The Likert scale was used to measure the state of customer account management for eleven issues. The Likert scale was designed to allow respondents to choose six degrees of the accuracy of the statements from their experience. The scale included the choices of (1) never/not at all, (2) slightly, (3) moderately, (4) largely, (5) always and (6) not applicable. The amount of ‘always’ responses was very low, because the statements were based on the customer knowledge available for management and the sales force.

Customers’ views on products and services were not prioritized when decisions were being made for operational charges. Detailed noted about why customers rejected were not kept in all of the companies and this type of report was not reviewed by top leadership. Top leadership involvement with key account reviews and decision making is essential for KAM success. (Bhatt et al., 2011). Another indication that that top management was not dedicated to KAM in some of the companies was understood from the response that even when details were kept on customers rejections, the top management does not regularly review the data. Bhatt (et al. 2007) learned from respondents of their research survey that lacking company reports made access to resources difficult and put no pressure on other departments, like the marketing teams to become involved with KAM functions.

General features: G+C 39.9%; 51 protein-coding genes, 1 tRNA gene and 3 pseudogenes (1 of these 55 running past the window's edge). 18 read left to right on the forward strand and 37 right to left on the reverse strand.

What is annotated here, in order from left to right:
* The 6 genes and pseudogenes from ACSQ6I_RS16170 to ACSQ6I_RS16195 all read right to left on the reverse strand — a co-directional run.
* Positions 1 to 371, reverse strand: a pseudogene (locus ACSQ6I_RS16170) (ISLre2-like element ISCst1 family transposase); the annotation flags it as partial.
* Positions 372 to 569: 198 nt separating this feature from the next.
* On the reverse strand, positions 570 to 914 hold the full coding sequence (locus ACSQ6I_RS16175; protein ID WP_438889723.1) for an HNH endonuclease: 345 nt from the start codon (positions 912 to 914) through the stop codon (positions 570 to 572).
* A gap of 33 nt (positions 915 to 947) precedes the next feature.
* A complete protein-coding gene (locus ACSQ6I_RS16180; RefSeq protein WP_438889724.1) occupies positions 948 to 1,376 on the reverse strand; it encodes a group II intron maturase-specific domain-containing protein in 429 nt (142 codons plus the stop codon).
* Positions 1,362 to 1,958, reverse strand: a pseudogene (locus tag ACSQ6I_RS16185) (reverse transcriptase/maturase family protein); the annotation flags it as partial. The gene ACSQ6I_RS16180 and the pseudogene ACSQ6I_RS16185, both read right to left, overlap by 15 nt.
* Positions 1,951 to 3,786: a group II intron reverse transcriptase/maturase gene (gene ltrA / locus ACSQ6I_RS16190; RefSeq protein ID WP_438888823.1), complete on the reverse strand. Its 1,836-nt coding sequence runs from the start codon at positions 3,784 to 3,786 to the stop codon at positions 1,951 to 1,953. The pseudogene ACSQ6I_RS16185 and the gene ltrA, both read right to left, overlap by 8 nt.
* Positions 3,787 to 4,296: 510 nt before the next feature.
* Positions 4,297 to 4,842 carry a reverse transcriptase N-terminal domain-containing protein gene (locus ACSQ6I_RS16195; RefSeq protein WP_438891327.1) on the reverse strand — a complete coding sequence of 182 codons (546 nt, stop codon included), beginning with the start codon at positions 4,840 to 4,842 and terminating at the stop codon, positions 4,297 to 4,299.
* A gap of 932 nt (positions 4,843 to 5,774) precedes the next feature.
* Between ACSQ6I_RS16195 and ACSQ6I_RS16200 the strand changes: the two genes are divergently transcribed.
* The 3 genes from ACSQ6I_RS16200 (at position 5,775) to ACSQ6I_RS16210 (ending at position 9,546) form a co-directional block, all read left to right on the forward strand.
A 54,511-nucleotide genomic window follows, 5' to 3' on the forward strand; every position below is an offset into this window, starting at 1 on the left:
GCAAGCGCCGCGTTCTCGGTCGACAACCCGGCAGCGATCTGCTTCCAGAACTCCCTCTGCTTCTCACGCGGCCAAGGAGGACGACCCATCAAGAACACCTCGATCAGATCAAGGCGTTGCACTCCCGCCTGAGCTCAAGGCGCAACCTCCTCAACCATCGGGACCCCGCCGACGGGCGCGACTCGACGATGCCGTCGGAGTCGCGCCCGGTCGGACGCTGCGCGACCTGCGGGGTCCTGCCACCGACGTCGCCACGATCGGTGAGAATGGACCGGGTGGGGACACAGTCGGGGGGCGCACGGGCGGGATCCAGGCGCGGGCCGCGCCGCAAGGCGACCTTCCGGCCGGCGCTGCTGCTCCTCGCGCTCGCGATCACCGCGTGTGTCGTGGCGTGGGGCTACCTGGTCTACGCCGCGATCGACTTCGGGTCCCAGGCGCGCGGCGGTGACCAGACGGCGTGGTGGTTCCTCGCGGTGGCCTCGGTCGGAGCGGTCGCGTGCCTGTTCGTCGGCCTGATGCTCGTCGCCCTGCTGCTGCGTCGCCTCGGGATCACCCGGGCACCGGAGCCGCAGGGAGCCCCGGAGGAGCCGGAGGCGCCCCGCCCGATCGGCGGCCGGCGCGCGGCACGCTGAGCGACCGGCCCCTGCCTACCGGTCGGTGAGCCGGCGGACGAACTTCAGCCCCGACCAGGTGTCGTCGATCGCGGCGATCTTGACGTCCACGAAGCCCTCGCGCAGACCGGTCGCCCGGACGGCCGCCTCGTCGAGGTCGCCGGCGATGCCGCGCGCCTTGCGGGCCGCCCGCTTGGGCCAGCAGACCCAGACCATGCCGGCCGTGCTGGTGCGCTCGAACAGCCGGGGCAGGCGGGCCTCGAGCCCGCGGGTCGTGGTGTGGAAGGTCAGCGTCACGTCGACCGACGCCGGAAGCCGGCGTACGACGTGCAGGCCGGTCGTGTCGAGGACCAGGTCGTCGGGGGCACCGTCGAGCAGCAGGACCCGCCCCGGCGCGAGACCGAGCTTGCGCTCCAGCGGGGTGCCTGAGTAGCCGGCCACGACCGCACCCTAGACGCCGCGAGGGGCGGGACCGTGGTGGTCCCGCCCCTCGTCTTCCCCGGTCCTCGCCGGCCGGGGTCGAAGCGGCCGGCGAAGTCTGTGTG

Lack of transparency concerning customer data and files was recognized as a problem from the survey. Successful KAM needs a strong foundation of company commitment on every level. Commitment to filling the needs of the key accounts at all levels in the pharmaceutical sector is necessary.

Future research is needed and the strategy of in-depth face-to-face interviews with Greek managers is recommended. This strategy was used by Priporas and Vangelinos (2008) and produced practical data and interesting comments from the interviewees. The online survey to LinkedIn contacts included space and an invitation to leave comments but none were added by the respondents.

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The research was limited by some poorly constructed questions and by the lack of face-to-face contact with the respondents.

The literature review added to the knowledge of the Greek pharmaceutical sector in crisis and the use of change and key account management techniques. The literature review also enhanced the researcher’s knowledge about change, crisis and key account management. Good strategies for choosing the accounts with the most potential as key accounts are available in the literature.